2. Big Mama Thornton: “Jail” (Vanguard): A 12-inch reissue of the blues dynamo’s 1975 live album featuring her legendary hits “Hound Dog” and “Ball’n’ Chain” as well as the slow-simmering strut of the album’s title track and the barroom burner “Sheriff O.E. & Me.”

3. CSC Funk Band: “Funkincense” (Electric Cowbell): Former Richmond resident, percussionist and Electric Cowbell record label owner Jim Thomson releases CSC Funk Band’s much-anticipated second full-length release on special limited-edition 150-gram 12-inch vinyl.

4. The Cal Tjader Trio: “The Cal Tjader Trio” (Concord): Featuring Cal Tjader on vibes, bongos and drums with pianist Vince Guaraldi and bassist Jack Weeks backing him up, this virtually impossible-to-find record from 1953 is reissued on the original blue vinyl 10-inch.

5. Charlie Poole With The Highlanders: “Complete Paramount and Brunswick Recordings” (Tompkins Square): Recorded in New York in 1929 and featuring liner notes by Poole historian Kinney Rorrer, this remastered 12-inch vinyl release by North Carolina banjo player Charlie Poole is a must-have for anyone interested in hearing one of the early giants of American music in his prime.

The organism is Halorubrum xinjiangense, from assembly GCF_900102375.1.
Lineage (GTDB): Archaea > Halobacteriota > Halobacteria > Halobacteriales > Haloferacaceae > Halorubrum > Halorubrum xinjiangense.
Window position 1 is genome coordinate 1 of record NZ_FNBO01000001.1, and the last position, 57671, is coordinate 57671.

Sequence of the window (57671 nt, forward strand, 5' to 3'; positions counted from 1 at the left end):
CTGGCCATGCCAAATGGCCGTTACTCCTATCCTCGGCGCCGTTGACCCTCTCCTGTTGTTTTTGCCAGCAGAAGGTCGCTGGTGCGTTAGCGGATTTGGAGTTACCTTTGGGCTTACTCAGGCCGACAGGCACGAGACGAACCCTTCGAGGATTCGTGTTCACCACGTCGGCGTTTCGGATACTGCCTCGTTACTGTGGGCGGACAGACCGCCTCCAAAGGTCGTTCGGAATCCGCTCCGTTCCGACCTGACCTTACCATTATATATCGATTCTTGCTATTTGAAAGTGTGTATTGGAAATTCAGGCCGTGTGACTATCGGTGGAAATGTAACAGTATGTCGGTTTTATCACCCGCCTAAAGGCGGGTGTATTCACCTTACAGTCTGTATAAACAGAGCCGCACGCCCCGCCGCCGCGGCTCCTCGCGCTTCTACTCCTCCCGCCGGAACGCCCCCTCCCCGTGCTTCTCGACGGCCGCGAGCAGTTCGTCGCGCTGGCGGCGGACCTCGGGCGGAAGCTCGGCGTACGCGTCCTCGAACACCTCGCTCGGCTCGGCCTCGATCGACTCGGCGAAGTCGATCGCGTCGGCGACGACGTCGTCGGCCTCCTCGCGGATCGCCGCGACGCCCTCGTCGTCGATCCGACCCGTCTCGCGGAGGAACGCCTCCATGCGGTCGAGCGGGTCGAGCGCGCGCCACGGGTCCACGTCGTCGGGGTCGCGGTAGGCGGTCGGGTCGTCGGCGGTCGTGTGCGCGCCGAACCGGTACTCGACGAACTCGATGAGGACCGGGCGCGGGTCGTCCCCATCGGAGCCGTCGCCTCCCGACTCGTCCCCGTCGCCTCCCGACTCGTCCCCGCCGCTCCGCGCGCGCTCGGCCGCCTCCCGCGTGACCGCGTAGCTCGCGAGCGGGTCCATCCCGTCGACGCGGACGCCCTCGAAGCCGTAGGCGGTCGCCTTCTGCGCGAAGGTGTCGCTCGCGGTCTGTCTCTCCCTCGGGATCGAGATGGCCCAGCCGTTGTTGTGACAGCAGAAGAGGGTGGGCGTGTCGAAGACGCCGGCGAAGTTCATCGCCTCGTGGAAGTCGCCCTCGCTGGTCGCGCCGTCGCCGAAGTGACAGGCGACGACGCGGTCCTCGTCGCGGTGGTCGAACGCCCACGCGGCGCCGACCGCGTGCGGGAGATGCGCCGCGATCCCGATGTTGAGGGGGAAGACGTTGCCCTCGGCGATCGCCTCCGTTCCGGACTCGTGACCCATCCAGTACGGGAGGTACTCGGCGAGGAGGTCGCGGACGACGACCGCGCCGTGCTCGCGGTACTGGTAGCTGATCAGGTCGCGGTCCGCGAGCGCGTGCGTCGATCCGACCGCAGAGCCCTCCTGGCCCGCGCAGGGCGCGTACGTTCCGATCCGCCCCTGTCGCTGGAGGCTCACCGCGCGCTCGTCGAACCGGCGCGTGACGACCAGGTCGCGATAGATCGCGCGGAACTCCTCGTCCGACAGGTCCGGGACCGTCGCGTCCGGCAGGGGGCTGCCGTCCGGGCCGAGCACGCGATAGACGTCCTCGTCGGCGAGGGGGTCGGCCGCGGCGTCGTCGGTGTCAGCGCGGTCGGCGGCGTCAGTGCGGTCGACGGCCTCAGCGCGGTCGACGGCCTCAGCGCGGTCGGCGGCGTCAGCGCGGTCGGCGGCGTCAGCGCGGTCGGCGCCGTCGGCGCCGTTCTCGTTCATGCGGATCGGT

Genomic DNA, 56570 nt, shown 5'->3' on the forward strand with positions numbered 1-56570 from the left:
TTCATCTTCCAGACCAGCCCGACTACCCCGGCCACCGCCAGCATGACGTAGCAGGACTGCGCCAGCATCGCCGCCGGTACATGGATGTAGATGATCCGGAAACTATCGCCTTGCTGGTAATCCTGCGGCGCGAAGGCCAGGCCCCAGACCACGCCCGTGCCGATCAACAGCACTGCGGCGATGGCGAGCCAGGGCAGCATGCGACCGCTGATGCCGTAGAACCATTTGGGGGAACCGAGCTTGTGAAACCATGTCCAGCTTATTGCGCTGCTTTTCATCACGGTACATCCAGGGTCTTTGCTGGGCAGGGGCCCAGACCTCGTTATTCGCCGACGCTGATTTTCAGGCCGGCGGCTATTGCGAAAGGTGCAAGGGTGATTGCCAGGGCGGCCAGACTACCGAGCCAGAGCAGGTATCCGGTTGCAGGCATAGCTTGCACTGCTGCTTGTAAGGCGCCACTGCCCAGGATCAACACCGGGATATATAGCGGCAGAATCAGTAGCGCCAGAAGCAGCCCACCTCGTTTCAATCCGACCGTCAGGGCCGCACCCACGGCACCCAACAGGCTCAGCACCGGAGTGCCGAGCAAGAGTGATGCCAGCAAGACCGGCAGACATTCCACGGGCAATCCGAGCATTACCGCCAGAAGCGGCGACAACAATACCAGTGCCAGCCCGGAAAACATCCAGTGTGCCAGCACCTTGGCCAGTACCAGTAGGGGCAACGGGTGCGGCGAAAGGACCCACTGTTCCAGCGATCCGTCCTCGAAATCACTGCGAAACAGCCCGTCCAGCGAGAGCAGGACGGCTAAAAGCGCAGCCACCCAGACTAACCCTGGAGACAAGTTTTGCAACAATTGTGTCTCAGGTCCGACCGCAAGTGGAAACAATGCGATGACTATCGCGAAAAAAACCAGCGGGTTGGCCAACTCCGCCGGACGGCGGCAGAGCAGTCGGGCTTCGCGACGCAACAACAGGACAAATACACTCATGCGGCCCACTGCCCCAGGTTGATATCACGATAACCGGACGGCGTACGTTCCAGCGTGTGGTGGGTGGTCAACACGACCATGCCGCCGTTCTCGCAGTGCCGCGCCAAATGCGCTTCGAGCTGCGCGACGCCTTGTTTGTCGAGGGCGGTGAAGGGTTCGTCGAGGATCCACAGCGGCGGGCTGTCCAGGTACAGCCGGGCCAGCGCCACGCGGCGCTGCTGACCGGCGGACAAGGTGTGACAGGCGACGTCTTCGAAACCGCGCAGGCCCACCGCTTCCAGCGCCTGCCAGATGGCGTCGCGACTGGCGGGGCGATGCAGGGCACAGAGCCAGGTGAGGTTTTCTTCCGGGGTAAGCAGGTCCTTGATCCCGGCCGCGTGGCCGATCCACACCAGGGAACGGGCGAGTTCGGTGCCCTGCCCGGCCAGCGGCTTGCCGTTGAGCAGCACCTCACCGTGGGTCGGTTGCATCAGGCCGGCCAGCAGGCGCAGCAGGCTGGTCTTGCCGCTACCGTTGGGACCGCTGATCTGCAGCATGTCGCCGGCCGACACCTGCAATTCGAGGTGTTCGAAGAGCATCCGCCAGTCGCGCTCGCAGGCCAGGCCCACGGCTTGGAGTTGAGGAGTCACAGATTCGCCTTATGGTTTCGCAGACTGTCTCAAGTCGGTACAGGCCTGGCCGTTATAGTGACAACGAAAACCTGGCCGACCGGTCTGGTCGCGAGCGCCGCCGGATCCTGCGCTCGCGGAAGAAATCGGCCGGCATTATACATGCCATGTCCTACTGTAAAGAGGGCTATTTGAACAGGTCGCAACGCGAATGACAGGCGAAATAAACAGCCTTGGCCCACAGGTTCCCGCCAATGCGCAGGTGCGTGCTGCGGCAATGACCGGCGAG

6. Cut Copy: “Bright Like Neon Love” (Modular): The Australian quartet’s moody electronic debut EP is released on vinyl for the first time.

7. Hanni El Khatib: “Skinny Little Girl/Pay No Mind” (Innovative Leisure): Limited 7-inch release from this up-and-coming Los Angeles-based Palestinian Filipino garage rocker.

8. Eli “Paperboy” Reed: “WooHoo/Call Your Girlfriend” (Warner Brothers): Hard-hitting soul funk from this classic R&B-loving singer and guitarist is packaged in a 7-inch with limited-edition handmade cover.

9. Flaming Lips: “Zaireeka” (Warner Brothers): A deluxe box-set release of the psychedelic rockers’ eighth album featuring four 45-rpm LPs (each pressed on a different color vinyl), art unique to the album and a 12-page booklet.

10. Hüsker Dü: “Amusement” (Numero Group): A double 7-inch reissue of the influential Minneapolis trio’s first single including studio alternates of “Writer’s Cramp” and “Let’s Go Die” not found on the original release.